A Fairy Tale, as the title of Amy Lowell’s work invokes, is something that nearly everyone can relate to. A typical fairy tale — at least as they’re understood today — is a curious mix of tragedy and trouble, usually followed by a reasonably happy ending. “The kind-hearted girl gets the prince” is practically a cliché at this point. Children enjoy fairy tales; they are stories that they can understand and try to relate to. Eventually, however, the children become teenagers who become adults, and those tastes change. Amy Lowell’s A Fairy Tale uses this process as a powerful engine for one of Lowell’s most interesting experiments in free verse poetry, adopting the two different sides to fairy tales as a metaphor for a complicated and difficult life.
A Fairy Tale Analysis
Lowell’s work consists of two verses, each one over twenty lines long and not adhering to a predictable pattern of rhyme or syllable — a staple of Lowell’s work at the time.
On winter nights beside the nursery fire
We read the fairy tale, while glowing coals
Builded its pictures. There before our eyes
We saw the vaulted hall of traceried stone
Uprear itself, the distant ceiling hung
With pendent stalactites like frozen vines;
And all along the walls at intervals,
Curled upwards into pillars, roses climbed,
And ramped and were confined, and clustered leaves
Divided where there peered a laughing face.
These first lines set up the image of a child being read fairy tales, presumably by a parent. The contrast in the first line between winter nights and the nursery fire are designed to create a cozy kind of atmosphere, by emphasizing the warmth of a fire against a winter night. In this reading, the fire becomes part of the story, and the child imagines the characters and events of the story being enacted by the flames. The use of the word “builded” is an interesting one — the correct past tense form of “build” is “built,” but “builded” is the kind of basic word piecing that a young child might to, suggesting that the speaker is very young… which makes sense, in the context of being read fairy tales in a nursery.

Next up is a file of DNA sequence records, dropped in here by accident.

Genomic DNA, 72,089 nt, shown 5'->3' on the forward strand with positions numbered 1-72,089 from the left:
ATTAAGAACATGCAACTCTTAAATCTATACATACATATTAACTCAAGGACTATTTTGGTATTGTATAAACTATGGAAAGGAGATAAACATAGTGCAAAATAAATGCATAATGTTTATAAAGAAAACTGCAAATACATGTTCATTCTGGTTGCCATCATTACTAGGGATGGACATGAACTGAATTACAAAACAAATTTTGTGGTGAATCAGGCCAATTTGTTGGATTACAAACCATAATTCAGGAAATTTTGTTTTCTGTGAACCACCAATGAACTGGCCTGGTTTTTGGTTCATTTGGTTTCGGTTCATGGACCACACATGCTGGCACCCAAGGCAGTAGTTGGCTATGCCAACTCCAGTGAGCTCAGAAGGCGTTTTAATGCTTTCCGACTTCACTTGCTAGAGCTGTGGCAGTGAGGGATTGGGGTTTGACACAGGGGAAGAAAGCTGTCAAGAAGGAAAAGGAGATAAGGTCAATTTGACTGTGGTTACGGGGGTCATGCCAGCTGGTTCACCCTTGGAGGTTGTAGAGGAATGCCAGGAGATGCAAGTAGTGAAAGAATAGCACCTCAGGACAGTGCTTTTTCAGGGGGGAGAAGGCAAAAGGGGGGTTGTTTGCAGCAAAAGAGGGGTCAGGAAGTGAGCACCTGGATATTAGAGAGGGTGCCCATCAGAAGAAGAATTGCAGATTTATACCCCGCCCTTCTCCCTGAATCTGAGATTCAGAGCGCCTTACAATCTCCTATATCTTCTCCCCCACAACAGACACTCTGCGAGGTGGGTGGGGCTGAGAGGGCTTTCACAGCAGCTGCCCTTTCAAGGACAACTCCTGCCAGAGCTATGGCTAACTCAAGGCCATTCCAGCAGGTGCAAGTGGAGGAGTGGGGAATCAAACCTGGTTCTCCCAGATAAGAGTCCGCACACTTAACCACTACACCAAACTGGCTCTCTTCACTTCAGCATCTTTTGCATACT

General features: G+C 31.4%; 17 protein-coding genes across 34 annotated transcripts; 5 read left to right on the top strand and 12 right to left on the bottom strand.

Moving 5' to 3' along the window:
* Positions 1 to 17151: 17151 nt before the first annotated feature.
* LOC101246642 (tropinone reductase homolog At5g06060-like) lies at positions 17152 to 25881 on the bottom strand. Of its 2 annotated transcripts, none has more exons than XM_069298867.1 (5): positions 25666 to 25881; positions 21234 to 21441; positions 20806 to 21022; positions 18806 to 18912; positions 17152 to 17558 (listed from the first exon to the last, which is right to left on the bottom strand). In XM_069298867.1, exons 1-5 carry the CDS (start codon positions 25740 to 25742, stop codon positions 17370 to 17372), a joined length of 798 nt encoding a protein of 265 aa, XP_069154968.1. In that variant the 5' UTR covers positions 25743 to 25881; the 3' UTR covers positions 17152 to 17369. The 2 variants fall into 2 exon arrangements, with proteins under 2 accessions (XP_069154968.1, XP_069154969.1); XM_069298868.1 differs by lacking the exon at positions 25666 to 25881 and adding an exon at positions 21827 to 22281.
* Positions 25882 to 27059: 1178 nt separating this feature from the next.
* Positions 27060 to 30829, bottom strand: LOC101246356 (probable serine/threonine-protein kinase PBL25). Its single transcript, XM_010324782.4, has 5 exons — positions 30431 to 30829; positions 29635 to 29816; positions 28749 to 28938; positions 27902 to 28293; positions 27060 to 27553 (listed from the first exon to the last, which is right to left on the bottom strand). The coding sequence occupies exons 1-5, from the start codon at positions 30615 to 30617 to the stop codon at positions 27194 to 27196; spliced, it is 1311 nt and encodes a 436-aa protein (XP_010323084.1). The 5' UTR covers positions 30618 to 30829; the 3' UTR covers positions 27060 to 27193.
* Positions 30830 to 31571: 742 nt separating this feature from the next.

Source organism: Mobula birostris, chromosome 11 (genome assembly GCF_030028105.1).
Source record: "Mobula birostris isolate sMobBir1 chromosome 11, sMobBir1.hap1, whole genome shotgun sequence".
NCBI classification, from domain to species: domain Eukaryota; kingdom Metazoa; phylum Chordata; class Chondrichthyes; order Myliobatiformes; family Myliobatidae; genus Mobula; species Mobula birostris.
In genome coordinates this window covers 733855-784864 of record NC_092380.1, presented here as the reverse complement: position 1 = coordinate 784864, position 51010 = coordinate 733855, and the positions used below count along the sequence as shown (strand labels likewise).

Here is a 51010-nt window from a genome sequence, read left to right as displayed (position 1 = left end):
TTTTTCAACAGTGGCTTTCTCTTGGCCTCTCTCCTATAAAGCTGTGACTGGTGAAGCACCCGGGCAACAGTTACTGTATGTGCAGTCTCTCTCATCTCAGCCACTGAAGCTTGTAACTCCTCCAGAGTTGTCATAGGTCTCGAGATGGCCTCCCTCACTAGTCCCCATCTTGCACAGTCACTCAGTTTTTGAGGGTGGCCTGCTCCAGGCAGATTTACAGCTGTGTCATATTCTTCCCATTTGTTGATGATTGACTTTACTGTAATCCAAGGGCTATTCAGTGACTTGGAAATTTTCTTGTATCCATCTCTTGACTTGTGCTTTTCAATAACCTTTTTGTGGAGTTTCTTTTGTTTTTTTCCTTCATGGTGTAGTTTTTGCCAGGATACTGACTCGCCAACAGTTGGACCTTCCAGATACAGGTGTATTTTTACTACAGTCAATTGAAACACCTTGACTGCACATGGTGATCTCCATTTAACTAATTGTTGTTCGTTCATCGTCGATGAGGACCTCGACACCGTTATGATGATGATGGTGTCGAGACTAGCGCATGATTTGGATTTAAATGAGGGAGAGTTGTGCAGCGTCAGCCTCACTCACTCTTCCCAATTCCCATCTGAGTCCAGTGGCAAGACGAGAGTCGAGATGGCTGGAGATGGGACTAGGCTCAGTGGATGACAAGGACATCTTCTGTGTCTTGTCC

The speaker of the poem is entranced by the fairy tale; they imagine the pillars, the stone halls, stalactites and roses filling the walls of the nursery. The level of detail given to describing these images — “pendent stalactites,” “traceried stone,” “like frozen vines” transcend the languages used to describe typical children’s fairy tales. The speaker is using their own imagination to embellish and bring to life the events of the story that enthrals them so.
When the speaker describes these images, they say that “before our eyes / We saw,” which speaks to their connection with the other person in the room, presumably reading the fairy tale for or with the narrator. The imageries and languages that surround this observation speak to the idea of a small, but close family, and a happy childhood.
The foliage seemed to rustle in the wind,
A silent murmur, carved in still, gray stone.
High pointed windows pierced the southern wall
Whence proud escutcheons flung prismatic fires
To stain the tessellated marble floor
With pools of red, and quivering green, and blue;